The heart of functional programming is, of course, the function. Here’s a brief review of what a function is.

Functions as “Black Boxes”

You can think of a function as a “black box” that takes some input or inputs and provides some output. Here’s a picture of a black box that adds whatever two numbers come into its input hopper:

Box with 3 and 5 as input, 8 as output

Addition as a function box

If you were to write this in a pseudo-mathematical notation, you could write something like this:

add(3, 5) → 8

Here’s another black box that finds the average of its inputs:

Box with 8 and 5 as input,  6.5 as output

Averaging as a function box

In mathematics-like notation, average(8, 5) → 6.5

Functions in Functions

If you were to take an X-ray of the average box, you would find that it contains two function boxes inside it:

Box with an add and divide by 2 box in it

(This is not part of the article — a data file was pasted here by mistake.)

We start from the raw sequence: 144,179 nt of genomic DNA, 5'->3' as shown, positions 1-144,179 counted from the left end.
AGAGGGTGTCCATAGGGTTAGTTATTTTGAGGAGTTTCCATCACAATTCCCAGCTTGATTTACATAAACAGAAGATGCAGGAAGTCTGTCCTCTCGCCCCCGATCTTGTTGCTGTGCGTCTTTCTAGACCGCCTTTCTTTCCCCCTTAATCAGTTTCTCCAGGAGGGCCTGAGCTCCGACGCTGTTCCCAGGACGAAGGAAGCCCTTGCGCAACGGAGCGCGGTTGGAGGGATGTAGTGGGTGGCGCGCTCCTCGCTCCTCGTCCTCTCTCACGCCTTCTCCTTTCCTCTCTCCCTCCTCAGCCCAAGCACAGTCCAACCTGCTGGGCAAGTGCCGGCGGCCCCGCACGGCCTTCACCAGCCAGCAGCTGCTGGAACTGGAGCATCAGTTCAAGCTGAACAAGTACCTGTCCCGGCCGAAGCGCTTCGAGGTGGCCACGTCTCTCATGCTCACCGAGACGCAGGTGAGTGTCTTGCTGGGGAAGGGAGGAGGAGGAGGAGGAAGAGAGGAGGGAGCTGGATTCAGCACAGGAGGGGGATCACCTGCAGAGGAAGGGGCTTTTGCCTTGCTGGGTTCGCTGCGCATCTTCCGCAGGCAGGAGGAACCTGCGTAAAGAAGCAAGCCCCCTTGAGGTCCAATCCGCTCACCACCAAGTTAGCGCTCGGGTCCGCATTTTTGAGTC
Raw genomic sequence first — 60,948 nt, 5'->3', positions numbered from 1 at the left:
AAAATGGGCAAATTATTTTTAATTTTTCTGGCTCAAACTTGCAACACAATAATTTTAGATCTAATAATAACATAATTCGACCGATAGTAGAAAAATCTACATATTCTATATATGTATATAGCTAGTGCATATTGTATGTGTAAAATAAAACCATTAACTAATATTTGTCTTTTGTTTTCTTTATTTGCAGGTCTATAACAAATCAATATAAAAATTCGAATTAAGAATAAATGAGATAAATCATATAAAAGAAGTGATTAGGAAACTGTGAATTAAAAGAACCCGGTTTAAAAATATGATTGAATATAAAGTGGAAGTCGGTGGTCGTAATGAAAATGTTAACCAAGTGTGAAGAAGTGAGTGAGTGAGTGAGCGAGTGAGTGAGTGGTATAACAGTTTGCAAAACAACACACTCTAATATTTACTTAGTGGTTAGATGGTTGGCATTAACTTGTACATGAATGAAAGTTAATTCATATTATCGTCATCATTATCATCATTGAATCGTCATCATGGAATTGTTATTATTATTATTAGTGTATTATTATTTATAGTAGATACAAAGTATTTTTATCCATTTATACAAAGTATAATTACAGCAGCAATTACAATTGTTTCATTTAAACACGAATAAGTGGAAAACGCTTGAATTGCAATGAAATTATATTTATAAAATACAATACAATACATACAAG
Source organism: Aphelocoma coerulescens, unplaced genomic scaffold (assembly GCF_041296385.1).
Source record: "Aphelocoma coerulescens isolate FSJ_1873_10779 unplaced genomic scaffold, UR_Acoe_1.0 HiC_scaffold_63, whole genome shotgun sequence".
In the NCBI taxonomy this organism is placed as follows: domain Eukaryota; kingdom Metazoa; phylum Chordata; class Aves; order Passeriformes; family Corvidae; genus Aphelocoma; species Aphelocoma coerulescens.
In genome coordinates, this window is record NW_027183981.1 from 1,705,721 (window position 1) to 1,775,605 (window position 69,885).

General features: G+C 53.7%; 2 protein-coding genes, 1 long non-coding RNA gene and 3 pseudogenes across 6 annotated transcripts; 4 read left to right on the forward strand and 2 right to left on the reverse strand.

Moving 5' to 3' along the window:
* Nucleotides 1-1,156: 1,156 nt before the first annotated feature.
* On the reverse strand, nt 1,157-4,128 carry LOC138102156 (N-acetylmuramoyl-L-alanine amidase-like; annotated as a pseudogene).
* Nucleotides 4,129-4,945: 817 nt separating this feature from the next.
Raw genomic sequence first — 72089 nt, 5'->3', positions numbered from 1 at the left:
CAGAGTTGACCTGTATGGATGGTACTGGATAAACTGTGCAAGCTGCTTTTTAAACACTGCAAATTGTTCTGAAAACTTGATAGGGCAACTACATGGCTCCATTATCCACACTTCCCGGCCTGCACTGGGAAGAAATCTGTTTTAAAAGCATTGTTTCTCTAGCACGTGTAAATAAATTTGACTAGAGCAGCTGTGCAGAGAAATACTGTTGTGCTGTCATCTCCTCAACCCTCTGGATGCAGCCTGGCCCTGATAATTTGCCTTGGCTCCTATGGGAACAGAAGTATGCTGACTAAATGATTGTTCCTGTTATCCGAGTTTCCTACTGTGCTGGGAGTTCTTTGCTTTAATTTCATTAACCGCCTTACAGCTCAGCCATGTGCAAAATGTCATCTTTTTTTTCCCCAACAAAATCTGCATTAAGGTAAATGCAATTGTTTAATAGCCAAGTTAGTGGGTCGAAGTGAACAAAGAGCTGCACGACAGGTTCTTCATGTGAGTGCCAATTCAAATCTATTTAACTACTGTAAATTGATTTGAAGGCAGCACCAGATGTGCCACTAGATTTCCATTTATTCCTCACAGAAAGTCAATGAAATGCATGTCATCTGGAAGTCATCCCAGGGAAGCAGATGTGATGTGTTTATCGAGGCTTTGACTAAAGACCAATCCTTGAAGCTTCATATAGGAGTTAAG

Inside the averaging box

In our pseudo-mathematical notation, using generic variable names instead of 8 and 5, you could write this: average(a, b) ⇒ divide(add(a, b), 2).

Before leaving this subject, it’s worth noting that the add, divide and average functions are all pure functions; if you give them the same input, you will always, always get the same output. Keeping your functions as pure as possible is a Good Thing™. Yes, there are non-pure functions, and you will see them in upcoming chapters.

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